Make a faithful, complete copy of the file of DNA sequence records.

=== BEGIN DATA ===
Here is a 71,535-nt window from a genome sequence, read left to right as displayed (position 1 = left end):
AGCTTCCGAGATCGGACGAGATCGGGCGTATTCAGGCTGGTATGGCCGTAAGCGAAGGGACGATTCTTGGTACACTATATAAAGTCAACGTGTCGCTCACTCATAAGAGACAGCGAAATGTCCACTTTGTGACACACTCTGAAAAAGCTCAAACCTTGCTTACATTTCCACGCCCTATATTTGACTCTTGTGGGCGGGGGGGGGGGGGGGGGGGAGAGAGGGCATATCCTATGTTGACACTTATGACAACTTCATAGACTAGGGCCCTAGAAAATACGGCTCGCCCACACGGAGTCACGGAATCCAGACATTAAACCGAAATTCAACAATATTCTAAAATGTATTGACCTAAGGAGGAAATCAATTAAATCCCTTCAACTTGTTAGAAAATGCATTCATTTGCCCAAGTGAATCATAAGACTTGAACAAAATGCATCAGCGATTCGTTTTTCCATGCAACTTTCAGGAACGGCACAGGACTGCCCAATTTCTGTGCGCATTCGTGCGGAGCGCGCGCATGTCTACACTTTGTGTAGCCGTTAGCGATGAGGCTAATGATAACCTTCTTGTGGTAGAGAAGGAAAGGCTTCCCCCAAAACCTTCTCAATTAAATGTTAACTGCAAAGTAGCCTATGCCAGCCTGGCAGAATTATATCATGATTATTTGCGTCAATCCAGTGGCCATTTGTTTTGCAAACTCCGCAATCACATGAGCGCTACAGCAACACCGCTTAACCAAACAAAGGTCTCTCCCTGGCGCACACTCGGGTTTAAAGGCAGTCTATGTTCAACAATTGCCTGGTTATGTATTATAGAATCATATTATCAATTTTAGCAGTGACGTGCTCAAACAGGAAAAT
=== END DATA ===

Here is a 71,535-nt window from a genome sequence, read left to right as displayed (position 1 = left end):
AGCTTCCGAGATCGGACGAGATCGGGCGTATTCAGGCTGGTATGGCCGTAAGCGAAGGGACGATTCTTGGTACACTATATAAAGTCAACGTGTCGCTCACTCATAAGAGACAGCGAAATGTCCACTTTGTGACACACTCTGAAAAAGCTCAAACCTTGCTTACATTTCCACGCCCTATATTTGACTCTTGTGGGCGGGGGGGGGGGGGGGGGGGAGAGAGGGCATATCCTATGTTGACACTTATGACAACTTCATAGACTAGGGCCCTAGAAAATACGGCTCGCCCACACGGAGTCACGGAATCCAGACATTAAACCGAAATTCAACAATATTCTAAAATGTATTGACCTAAGGAGGAAATCAATTAAATCCCTTCAACTTGTTAGAAAATGCATTCATTTGCCCAAGTGAATCATAAGACTTGAACAAAATGCATCAGCGATTCGTTTTTCCATGCAACTTTCAGGAACGGCACAGGACTGCCCAATTTCTGTGCGCATTCGTGCGGAGCGCGCGCATGTCTACACTTTGTGTAGCCGTTAGCGATGAGGCTAATGATAACCTTCTTGTGGTAGAGAAGGAAAGGCTTCCCCCAAAACCTTCTCAATTAAATGTTAACTGCAAAGTAGCCTATGCCAGCCTGGCAGAATTATATCATGATTATTTGCGTCAATCCAGTGGCCATTTGTTTTGCAAACTCCGCAATCACATGAGCGCTACAGCAACACCGCTTAACCAAACAAAGGTCTCTCCCTGGCGCACACTCGGGTTTAAAGGCAGTCTATGTTCAACAATTGCCTGGTTATGTATTATAGAATCATATTATCAATTTTAGCAGTGACGTGCTCAAACAGGAAAAT